Professor Sanders pointed out to listeners that while boys were more likely to display behavioural, emotional and conduct problems than girls, it was also important to remember from an early intervention perspective, that it’s not the quantity of time that a parent devotes to a child that's important, it’s the quality of time.
“The developmental research shows that many of the interactions that drive development are brief and frequent, they are child-initiated interactions, it’s not just large blocks of time of being with children,'' Professor Sanders said.
To listen to the full podcast go to:
Dr Kylie Burke discusses family conflict in The Courier Mail.
A Quarter of Queensland parents are fighting with their teens at harmful levels well above the average rate of family conflict, new research has revealed.
These parents are dealing with persistent aggression, hostility and unresolved conflict with their teenagers that can lead the child to increased risk-taking behaviour, mental health problems and truancy.
On average, parents can expect to go through about two “disagreements” with their teen each week with mothers and teenage daughters most likely to be in conflict.
UQ Psychology's Bill von Hippel was interviewed on Channel 7 about the psychology of lying, but is he telling the truth?
Watch the video here:
Professor Virginia Slaughter says the ability to tell what people are feeling, thinking and wanting is a basic precursor to emotional intelligence in adults.
For the full articles:
ABC Science has an article about Fingerprint Matching featuring UQ School of Psychology's Dr Matthew Thompson.
"Gut feeling is responsible for a lot more of the accuracy than many people think, even the experts themselves," says Dr Matthew Thompson.
"The results from these experiments suggest that a surprising amount of fingerprint examiners' accuracy can be accounted for by non-analytic thinking, which is intuitive, unconscious, associative, and effortless," says Thompson.
"You can think of it as a sort of gut feeling."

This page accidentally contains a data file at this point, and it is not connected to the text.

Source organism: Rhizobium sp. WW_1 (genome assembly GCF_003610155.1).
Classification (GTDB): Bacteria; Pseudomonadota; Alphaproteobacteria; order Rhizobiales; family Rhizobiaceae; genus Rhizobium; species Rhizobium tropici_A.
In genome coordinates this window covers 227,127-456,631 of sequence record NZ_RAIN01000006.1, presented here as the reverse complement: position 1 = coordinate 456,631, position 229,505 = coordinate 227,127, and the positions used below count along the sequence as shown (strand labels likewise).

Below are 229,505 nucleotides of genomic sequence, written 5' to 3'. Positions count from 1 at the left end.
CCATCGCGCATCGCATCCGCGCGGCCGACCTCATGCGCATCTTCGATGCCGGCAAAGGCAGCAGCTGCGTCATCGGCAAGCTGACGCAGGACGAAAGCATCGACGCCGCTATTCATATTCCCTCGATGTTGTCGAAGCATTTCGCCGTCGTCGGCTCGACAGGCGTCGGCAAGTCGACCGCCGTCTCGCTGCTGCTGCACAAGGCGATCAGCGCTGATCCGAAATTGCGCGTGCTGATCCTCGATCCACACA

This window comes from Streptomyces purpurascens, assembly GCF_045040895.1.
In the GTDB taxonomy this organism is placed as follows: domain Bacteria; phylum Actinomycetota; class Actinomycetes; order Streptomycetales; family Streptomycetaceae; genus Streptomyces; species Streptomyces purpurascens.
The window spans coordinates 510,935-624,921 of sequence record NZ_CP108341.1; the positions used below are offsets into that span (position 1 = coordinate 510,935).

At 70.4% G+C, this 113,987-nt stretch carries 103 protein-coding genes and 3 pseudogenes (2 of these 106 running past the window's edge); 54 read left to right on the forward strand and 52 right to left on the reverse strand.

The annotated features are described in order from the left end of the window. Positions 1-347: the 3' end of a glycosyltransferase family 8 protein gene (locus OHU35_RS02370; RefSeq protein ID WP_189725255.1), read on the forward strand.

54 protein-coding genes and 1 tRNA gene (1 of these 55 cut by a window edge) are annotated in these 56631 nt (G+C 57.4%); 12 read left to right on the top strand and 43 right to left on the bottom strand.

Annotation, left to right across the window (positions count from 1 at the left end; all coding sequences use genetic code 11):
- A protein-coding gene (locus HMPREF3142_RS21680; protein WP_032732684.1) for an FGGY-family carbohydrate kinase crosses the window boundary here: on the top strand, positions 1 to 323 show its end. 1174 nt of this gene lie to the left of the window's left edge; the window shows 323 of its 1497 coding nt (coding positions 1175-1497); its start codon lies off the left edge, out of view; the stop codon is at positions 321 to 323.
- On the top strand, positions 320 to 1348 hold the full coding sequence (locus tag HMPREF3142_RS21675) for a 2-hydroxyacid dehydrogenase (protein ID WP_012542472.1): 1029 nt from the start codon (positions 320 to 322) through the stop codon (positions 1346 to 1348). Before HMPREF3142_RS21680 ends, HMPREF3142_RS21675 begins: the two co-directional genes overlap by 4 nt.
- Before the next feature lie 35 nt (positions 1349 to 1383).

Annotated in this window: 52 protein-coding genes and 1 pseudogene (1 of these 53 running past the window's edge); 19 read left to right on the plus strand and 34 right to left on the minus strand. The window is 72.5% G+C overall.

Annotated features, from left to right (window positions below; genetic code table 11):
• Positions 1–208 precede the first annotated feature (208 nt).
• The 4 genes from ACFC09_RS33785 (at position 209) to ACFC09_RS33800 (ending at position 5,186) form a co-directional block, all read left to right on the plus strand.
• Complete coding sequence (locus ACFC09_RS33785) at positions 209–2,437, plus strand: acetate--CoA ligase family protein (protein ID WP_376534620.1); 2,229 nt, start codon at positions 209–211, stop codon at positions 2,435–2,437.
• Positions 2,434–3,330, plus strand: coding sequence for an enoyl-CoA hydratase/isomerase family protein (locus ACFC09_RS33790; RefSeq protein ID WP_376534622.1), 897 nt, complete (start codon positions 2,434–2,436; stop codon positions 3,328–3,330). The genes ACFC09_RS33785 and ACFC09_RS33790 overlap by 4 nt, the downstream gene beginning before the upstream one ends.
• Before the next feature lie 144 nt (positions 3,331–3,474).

Read the full article here:
John Pickering talks to The Conversation:
I am someone who investigates how science can help parents deal with the sleepless nights, the fussy eaters, the sibling rivalry, the intrusive in-laws, and a career that favours fulltime hours.
What I have experienced, though, is the growing and seemingly widespread view that parents these days aren’t doing a good job – that in fact they’re doing a “crap” job.
Parents are out of touch, we’re told, and too soft. They give in to their kids too easily. They’re over-involved helicopter parents, or under-involved don’t care parents. Or they could be bulldozer or lawn-mower parents, the ones who smooth the way for their child’s transition through life and make life difficult for everyone else in the process.
This is the old “kids these days" narrative but applied to parents.
For the full article published on The Conversation see:
Researchers have known for decades that jobs with high demands and low autonomy seem to drain workers’ mental and physical health. For example, women with these types of jobs were 40 percent more likely to suffer from heart disease in a 10-year study of more than 17,000 women. Because of this pattern, it seems logical that employers can help workers with demanding jobs by giving them more autonomy.
The study used a questionnaire to assess participants’ motivation. The questionnaire measured two types of focus. The first is called “prevention focus,” which is how much people focus on avoiding negative outcomes such as getting a failing grade. The other, “promotion focus,” describes the drive to excel and achieve goals. After completing the questionnaire, 110 university students played the role of a human resources manager answering emails from employees. For the first set of emails, participants had information about company policies but no specific instructions about how to do their jobs. Then, some participants were instructed to answer future emails in chronological order and at a consistent pace, while others were told they were free to choose their own order and pace.